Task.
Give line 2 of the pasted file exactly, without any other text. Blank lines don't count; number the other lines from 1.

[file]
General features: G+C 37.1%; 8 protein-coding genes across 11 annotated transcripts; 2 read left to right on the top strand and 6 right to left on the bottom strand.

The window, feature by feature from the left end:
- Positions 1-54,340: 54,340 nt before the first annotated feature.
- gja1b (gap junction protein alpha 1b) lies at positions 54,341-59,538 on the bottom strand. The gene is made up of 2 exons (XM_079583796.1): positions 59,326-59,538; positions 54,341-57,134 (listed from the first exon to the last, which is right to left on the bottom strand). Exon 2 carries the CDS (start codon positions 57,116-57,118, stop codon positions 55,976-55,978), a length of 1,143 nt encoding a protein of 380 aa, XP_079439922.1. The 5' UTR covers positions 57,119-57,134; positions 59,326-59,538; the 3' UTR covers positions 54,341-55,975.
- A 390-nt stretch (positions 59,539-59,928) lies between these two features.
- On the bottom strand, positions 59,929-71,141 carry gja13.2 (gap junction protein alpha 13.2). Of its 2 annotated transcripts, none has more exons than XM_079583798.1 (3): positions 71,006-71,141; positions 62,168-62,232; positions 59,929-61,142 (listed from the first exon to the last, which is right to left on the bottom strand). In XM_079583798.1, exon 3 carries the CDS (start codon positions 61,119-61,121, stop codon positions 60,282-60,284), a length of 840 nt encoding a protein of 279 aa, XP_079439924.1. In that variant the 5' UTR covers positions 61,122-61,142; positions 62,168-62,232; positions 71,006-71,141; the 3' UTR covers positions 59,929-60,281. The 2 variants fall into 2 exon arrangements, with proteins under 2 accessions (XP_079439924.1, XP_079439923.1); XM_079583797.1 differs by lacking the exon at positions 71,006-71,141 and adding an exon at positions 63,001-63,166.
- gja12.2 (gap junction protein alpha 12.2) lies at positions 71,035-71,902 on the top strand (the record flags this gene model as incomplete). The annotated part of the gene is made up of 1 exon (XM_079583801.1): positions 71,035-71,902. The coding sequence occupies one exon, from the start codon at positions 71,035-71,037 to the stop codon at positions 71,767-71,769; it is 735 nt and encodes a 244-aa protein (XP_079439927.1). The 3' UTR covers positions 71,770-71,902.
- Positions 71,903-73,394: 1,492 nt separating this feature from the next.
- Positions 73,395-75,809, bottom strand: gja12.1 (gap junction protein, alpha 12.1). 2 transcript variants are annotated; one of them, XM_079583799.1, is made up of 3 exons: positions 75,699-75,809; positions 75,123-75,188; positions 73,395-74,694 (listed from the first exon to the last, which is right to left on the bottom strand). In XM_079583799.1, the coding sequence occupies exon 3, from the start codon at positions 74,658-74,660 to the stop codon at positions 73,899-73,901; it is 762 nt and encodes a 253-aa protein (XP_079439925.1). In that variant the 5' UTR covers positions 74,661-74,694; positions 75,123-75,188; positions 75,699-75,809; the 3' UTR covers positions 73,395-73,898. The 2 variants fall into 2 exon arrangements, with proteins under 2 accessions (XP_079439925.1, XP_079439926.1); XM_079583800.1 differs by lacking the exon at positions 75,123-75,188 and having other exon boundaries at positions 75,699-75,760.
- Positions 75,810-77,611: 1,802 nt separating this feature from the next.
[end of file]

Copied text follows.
The window, feature by feature from the left end: